October 2018

Vol. 46, No. 5

The Secret Lives of the Gulls of Appledore

Sarah Courchesne


Figure 1. Map of all gull nests on Appledore Island in 2018. Great Black-backed Gull nests are shown as dots and Herring Gull nests as triangles. Photograph by Mary Everett.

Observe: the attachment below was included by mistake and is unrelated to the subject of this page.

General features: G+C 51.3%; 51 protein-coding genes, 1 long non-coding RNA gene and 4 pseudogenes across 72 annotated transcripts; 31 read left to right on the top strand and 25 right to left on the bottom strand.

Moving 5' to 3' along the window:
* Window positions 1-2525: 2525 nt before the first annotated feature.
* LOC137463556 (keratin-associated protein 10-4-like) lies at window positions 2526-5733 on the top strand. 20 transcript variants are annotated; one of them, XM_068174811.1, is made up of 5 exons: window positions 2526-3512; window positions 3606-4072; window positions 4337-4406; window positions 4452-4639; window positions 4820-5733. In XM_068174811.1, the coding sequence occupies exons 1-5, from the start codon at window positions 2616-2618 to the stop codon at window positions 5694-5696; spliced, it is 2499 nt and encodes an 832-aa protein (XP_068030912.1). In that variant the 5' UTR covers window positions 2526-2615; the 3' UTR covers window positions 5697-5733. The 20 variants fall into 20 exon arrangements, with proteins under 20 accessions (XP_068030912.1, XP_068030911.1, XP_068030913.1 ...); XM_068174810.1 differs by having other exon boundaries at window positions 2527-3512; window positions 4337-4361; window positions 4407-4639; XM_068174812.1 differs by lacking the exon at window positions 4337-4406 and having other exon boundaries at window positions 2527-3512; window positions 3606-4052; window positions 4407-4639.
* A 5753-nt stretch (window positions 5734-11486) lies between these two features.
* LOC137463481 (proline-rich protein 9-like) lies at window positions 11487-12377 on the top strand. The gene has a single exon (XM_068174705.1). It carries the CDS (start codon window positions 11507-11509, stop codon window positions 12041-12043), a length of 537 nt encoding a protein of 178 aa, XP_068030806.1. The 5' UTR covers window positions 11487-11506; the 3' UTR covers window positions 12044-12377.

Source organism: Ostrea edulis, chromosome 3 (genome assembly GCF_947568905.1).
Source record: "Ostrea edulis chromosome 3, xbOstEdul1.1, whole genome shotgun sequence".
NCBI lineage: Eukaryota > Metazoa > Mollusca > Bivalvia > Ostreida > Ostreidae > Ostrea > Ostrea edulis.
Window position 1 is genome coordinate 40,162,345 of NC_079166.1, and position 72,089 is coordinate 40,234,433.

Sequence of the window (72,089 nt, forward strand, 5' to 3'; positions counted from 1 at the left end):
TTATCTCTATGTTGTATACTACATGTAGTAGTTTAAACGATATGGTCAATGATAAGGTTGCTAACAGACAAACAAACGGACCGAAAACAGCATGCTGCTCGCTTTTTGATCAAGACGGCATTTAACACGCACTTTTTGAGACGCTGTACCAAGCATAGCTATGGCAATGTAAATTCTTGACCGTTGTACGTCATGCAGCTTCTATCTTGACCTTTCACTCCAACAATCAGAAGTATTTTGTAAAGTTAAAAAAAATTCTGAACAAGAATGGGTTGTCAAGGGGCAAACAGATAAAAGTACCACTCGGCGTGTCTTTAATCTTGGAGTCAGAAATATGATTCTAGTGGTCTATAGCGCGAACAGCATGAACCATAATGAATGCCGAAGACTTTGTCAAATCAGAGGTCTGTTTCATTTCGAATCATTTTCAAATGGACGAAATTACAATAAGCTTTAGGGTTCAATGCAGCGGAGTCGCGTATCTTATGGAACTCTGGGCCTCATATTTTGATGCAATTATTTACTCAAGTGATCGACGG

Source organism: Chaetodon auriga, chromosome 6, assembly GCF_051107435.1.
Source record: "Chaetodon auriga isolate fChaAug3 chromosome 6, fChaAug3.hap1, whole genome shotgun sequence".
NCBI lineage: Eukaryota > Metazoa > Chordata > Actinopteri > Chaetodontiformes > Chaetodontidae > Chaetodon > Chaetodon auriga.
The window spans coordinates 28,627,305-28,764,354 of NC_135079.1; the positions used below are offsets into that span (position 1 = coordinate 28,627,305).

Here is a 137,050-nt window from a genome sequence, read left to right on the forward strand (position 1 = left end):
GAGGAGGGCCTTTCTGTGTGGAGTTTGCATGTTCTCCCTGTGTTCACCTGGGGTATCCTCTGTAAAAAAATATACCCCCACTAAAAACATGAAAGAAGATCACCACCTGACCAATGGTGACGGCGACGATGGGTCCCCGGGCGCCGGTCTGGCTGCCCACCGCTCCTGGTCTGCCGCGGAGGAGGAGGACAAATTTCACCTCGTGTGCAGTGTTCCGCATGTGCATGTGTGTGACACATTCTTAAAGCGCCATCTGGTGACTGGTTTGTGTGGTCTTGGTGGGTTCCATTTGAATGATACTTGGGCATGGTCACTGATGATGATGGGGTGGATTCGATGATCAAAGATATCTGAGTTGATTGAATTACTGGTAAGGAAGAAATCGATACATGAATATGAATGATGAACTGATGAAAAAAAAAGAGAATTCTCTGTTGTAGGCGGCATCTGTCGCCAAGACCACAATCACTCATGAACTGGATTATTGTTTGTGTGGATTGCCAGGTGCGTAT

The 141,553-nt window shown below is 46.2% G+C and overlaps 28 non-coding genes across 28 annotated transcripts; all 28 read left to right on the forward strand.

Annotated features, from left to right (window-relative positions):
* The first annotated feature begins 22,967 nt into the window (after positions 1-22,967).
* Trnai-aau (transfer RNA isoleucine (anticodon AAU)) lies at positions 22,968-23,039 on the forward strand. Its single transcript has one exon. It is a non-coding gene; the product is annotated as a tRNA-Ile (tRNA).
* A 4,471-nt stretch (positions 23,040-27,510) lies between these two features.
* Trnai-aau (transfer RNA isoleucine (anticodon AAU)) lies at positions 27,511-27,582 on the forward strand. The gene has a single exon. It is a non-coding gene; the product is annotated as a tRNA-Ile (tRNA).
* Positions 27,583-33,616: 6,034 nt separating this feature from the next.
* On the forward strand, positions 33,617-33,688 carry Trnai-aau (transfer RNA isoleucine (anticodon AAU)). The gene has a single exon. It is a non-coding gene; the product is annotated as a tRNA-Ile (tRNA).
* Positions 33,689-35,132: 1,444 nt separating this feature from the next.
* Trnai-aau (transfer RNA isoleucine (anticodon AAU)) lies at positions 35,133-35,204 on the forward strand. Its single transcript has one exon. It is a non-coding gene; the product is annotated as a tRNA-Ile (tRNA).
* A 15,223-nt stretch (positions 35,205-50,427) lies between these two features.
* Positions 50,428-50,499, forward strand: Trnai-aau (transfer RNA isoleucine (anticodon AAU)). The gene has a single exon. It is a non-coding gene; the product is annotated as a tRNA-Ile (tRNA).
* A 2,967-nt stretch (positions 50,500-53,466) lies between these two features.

As scientists, we try not to make moral judgments about the organisms we study. When I tell members of the general public that I work with the Gulls of Appledore Project, however, it is clear that many people practice no such restraint. They offer plaintive objections that we are wasting our time studying "trash birds," and make frequent comparisons to rats and pigeons. Notwithstanding that rats and pigeons are fascinating creatures themselves, the category of being to which people assign gulls is clear. It's true that gulls are conspicuous denizens of parking lots, dumps, beaches, and landfills. They abscond with unattended—or even well-guarded—picnic fare, and they are generalists that will eat almost anything, or so their reputation would indicate. In our work with gulls on Appledore Island in Maine, we find that aspects of their reputation may be deserved, but that most people's understanding of gulls is partial, skewed, and biased, and that includes our own.

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